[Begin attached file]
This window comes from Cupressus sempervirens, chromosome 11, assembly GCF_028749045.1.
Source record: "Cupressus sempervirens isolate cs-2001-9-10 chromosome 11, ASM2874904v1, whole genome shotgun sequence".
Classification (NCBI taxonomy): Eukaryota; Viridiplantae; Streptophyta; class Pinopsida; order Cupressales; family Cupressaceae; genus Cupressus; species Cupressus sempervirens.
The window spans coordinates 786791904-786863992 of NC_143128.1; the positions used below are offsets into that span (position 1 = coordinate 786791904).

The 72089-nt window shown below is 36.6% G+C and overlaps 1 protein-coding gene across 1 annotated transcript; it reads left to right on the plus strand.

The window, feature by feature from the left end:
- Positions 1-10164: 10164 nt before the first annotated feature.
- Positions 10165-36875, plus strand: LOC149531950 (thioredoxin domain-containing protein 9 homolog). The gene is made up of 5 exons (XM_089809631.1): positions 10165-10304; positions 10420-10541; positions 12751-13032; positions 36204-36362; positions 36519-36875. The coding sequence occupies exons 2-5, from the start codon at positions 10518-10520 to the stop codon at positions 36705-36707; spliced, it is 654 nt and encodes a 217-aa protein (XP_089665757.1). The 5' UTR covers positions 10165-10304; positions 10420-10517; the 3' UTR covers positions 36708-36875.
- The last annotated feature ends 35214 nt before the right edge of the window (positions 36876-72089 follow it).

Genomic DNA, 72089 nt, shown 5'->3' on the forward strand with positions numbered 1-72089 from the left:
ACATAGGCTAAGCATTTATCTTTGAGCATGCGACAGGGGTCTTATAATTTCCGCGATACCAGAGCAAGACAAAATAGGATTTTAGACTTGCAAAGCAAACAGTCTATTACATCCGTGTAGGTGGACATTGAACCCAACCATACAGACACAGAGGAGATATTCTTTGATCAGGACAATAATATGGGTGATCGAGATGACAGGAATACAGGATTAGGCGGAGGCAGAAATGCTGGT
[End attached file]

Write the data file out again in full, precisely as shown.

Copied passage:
This window comes from Cupressus sempervirens, chromosome 11, assembly GCF_028749045.1.
Source record: "Cupressus sempervirens isolate cs-2001-9-10 chromosome 11, ASM2874904v1, whole genome shotgun sequence".
Classification (NCBI taxonomy): Eukaryota; Viridiplantae; Streptophyta; class Pinopsida; order Cupressales; family Cupressaceae; genus Cupressus; species Cupressus sempervirens.
The window spans coordinates 786791904-786863992 of NC_143128.1; the positions used below are offsets into that span (position 1 = coordinate 786791904).

The 72089-nt window shown below is 36.6% G+C and overlaps 1 protein-coding gene across 1 annotated transcript; it reads left to right on the plus strand.

The window, feature by feature from the left end:
- Positions 1-10164: 10164 nt before the first annotated feature.
- Positions 10165-36875, plus strand: LOC149531950 (thioredoxin domain-containing protein 9 homolog). The gene is made up of 5 exons (XM_089809631.1): positions 10165-10304; positions 10420-10541; positions 12751-13032; positions 36204-36362; positions 36519-36875. The coding sequence occupies exons 2-5, from the start codon at positions 10518-10520 to the stop codon at positions 36705-36707; spliced, it is 654 nt and encodes a 217-aa protein (XP_089665757.1). The 5' UTR covers positions 10165-10304; positions 10420-10517; the 3' UTR covers positions 36708-36875.
- The last annotated feature ends 35214 nt before the right edge of the window (positions 36876-72089 follow it).

Genomic DNA, 72089 nt, shown 5'->3' on the forward strand with positions numbered 1-72089 from the left:
ACATAGGCTAAGCATTTATCTTTGAGCATGCGACAGGGGTCTTATAATTTCCGCGATACCAGAGCAAGACAAAATAGGATTTTAGACTTGCAAAGCAAACAGTCTATTACATCCGTGTAGGTGGACATTGAACCCAACCATACAGACACAGAGGAGATATTCTTTGATCAGGACAATAATATGGGTGATCGAGATGACAGGAATACAGGATTAGGCGGAGGCAGAAATGCTGGT